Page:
Italian Cavalry School through old photographs, 1906

In the first decades of the 20th century, the Italian Cavalry School at Tor di Quinto near Rome – along with the French Cavalry School in Saumur – was the leading institution for equestrianism in the world. Tor di Quinto was probably the leading academy for advanced cross-country riding.

The Italian Cavalry School was absolutely state-of-the-art, their style revolutionizing cavalry cavalry around the world. Before them, the dominant riding style was to ride vertically in a martial and rigid posture, which negated all the fluidity of the horse.

The Italian Cavalry School completely shaped their style around the horse, with their chief officer studying how horses jump without a rider and adapt to it rather than vice versa.

The old jumping seat involved riders, using long stirrups, pushed their feet in front of him, and his body leaned back, pulling the reins, as the horse carried the fence.

This position had serious problems, first and foremost because the horse was uncomfortable hitting it in the mouth at every obstacle. This placed the rider's weight directly on the horse's back, and pushed the rider back into motion, causing his center of gravity to shift behind the horse's.

Italian famous equestrian Federico Caprilli examined horses' free jump (without tack or rider), using photographs to document their size on fences, and found that they always landed on their forearms.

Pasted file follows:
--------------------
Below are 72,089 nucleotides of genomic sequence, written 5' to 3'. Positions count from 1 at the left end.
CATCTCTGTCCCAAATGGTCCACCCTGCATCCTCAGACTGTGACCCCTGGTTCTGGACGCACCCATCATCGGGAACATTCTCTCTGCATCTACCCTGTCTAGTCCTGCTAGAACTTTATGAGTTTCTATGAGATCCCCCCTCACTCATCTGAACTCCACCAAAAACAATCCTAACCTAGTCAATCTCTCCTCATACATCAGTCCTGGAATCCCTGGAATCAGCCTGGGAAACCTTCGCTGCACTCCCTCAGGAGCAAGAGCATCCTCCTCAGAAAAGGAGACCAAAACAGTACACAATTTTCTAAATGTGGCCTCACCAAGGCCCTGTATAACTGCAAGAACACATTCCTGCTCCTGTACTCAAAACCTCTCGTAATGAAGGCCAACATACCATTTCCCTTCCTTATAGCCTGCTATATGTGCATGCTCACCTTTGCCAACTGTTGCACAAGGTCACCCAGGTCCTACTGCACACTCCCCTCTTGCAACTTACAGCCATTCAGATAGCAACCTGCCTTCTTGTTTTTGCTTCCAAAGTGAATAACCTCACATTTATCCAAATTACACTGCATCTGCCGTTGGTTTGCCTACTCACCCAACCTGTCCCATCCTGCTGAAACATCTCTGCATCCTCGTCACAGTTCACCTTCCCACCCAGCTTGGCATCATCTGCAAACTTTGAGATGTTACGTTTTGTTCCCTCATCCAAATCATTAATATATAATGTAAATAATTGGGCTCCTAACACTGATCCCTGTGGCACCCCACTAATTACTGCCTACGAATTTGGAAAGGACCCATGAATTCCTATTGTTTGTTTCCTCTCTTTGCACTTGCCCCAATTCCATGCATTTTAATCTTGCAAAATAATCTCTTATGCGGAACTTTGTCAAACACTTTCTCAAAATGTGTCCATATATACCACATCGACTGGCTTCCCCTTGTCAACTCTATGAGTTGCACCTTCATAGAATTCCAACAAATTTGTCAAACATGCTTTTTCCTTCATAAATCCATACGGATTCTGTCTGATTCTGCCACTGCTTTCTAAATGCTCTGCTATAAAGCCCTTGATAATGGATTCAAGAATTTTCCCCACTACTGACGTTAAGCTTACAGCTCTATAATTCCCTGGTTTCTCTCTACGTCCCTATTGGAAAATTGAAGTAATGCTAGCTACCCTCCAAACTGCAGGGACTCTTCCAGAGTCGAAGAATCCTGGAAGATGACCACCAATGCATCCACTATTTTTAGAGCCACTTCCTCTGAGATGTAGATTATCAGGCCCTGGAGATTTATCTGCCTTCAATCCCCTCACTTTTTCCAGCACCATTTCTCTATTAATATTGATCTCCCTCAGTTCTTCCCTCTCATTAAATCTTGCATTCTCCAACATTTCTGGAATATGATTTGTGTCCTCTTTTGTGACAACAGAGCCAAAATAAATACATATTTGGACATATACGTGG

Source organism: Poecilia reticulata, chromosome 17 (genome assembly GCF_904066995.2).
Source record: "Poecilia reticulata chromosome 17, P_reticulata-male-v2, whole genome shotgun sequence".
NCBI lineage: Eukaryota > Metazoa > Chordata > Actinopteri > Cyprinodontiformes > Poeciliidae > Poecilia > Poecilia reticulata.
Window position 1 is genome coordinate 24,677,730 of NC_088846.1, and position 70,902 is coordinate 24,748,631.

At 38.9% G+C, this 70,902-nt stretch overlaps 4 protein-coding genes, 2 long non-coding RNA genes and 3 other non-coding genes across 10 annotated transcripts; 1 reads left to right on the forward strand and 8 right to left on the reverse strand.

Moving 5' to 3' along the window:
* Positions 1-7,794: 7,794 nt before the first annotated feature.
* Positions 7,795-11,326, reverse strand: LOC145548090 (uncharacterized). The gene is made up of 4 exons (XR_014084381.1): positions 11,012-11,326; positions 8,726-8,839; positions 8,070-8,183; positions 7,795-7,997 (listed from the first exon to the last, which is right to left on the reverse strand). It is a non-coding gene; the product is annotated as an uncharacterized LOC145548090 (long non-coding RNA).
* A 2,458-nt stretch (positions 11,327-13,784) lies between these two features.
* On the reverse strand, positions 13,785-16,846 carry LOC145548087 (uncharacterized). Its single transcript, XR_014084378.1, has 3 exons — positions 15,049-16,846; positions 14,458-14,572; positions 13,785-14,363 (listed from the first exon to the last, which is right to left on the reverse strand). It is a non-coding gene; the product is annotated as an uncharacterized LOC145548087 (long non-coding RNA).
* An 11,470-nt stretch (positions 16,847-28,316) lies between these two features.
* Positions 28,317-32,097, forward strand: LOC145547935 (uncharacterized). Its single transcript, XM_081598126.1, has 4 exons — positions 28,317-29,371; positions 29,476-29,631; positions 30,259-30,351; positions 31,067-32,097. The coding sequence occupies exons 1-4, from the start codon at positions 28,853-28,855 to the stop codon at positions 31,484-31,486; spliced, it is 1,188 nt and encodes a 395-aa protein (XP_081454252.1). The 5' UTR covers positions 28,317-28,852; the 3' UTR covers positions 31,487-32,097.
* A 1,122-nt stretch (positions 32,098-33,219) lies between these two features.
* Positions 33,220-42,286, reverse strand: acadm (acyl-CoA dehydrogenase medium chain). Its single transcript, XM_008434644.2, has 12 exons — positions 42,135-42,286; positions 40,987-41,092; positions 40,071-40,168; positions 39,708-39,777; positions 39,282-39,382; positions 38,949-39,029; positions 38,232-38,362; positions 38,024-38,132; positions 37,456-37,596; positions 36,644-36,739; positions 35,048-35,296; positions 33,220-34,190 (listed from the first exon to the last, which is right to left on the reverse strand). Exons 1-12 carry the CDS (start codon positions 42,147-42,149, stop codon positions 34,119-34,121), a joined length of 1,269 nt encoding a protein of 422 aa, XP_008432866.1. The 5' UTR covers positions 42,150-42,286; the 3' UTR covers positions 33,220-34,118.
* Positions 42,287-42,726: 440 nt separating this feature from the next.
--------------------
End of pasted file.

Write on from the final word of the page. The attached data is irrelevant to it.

He then developed his theory on the position the rider should take over a fence: one that would not interfere with the horse's jumping motion and, most importantly, one that would not touch the horse's mouth.

Caprilli also wanted to train a horse that could think for itself without needing the rider's guidance and did not like "spot" jumping, where the rider tried to add or lengthen the horse's stride before the fence. Was.

The horse was allowed to lengthen its stride, rather than approach the fence in a very collected, stern manner. The rider was placed more forward at all times, including flat, so that his body reflected the longer frame of the horse, and the stirrup was shortened so that the seat could easily hover over the saddle with the thigh and lower leg. Providing assistance to the rider.

Over the fence, the rider put his seat out of the saddle, leaned forward slightly, and allowed his hands to follow the horse's mouth.

Their center of gravity was placed directly above the horses, making the jump as easy as possible. On landing, the rider remained slightly forward instead of leaning back like in the old seat.

Caprilli's position made the horses more willing to jump over obstacles, now that they were free of interference. However, his "rebellion" against "classic" status caused him to lose his position as a lieutenant in the Italian cavalry, and he was no longer allowed to train cavalry units and was sent to southern Italy.

Fortunately, the Italian military chief tried Caprilli's methods with great success years later and restored Caprilli to the famous equestrian schools of northern Italy, Tor di Quinto and Pinarolo.

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